In a similar situation others have seen the need to take sides. In the conflict between the Arabs and the Ottomans over Palestine, T E Lawrence put on the clothes of the Arab, climbed onto a camel, joined the ranks of the Arabs and began killing. For Camus, there is nothing worth killing for. At first sight this seems like a paragon of innocence, but actually it is violent. The insistence upon the old abstractions of the Enlightenment (universal justice and the attendant notion of the unencumbered self) strafe into the rooted worlds of people like the Arabs and the Berbers like unending rounds of machine gun fire.

One-Dimensional Camus?

When all is said and done, despite a penetrating cultural self-consciousness that sees through all the inducements of modern society, does Camus not end up lending support to Herbert Marcuse’s one-dimensional man?

To recap: Marcuse’s one-dimensional men are perfectly adjusted to the status quo – they see nothing beyond the horizons of the given. Of the two dimensions – actuality and potentiality – one-dimensional people miss the latter, and do not see that a very different order of things is both possible and desirable.  In short, they are happy cogs in the social machine.

Admittedly, Sisyphus is far from being an archetypal happy shopper – someone utterly lost in the gaudy play of our commercialised social imaginary – and if such a happy shopper picked up “The Myth of Sisyphus” by mistake he would realise the error before getting to the end of the first page and put the book down again.

That being said, what is the Sisyphean world if not uni-dimensional? If, as Camus says, we are to imagine that Sisyphus is reconciled to his fate, that can mean nothing other than a resounding “Yes” to the alienating social reality that Camus seemed to be so critical of at the beginning of the book.

Following Camus, we end up back with the happy shoppers. Scowling, we will look a bit out of place, but we will go along with the crowd since it seems there is nothing better to do.

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Note: See this article for a good summary of Marcuse’s key idea.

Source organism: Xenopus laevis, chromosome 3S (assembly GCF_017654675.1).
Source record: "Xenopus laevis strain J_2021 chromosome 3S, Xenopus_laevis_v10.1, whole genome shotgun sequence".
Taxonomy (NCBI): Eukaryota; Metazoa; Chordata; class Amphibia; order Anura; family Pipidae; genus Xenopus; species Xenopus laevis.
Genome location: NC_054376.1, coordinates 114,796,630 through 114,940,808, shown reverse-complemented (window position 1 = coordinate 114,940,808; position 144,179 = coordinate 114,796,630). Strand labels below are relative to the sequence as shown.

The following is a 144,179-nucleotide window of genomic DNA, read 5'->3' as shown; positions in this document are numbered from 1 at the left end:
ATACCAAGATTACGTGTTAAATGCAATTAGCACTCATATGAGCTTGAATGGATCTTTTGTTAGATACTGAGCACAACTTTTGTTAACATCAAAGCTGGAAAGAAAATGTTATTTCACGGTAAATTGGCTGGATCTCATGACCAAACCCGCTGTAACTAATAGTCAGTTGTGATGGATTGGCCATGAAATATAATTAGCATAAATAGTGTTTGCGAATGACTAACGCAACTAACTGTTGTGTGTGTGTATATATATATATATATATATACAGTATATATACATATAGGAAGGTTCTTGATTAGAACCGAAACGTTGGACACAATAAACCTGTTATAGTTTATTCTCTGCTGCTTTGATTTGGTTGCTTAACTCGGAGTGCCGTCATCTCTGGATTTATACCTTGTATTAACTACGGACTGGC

Sisyphus and the Spring

I remember one occasion walking alone in the mountains during a hot Greek summer. I was thirsty. Then in a clearing I heard the sound of running water. Not much, but enough to make that unmistakeable sound. At the root of a tall tree the ground fell away and revealed a gash in the earth out of which the water ran.

As I drank, it dawned on me why so many tiny churches out in the Greek countryside are built next to springs. In many cases, the story must surely go back to some thirsty person in the dry season coming upon the spring and – like me – being overwhelmed by a feeling of gratitude. It is a feeling that affects the knees. Instinctively one wants to kneel down and offer thanks. To what? To the spirit of the spring? And if I happened to live in the vicinity of that spring I would be moved to build something so that the water would flow more easily into whatever container people might bring, and while building I might want to add something to indicate how special the place is.

What would Sisyphus or Camus do at the spring? At brief moments in “The Myth of Sisyphus” Camus shows that he is not always completely unmoved by things like springs out in the countryside. For instance, he says at one exceptional point that “the soft lines of these hills and the hand of evening on this troubled heart teach me much more [than all the theories that have failed to answer the question of the meaning of life]”.  Let me repeat that phrase: “the soft lines of the hills”. Camus holds that glinting phrase up, but then casts it aside and tramples it into the dust of his argument. Perversely, he then denies that the hills have any soft lines. The soft lines are only in us. They are illusory. Let us not be deceived, he insists. Be lucid (a ruthless lucidty – Camus’ foremost virtue) and see that the hills themselves are just lumps of earth. Our (absurd) life is the confrontation between our longing for soft lines and the irrational lumps of earth.

This theory of the absurd looks more and more like some terrible armour – armour that is impregnable to the faint sounds of the spring in the forest clearing. The absurd theoretician – having stripped the water of its soft lines and its music – sees only brute irrational liquid – liquid that is drunk by brute lips only to be excreted a short time later. Drinking and pissing. Drinking and pissing. No, nothing to be grateful for, and certainly no reason to build anything. Just a challenge. Can one live in this intellectual desert and affirm such a senseless cycle of ingestion and excretion – affirm the absurd?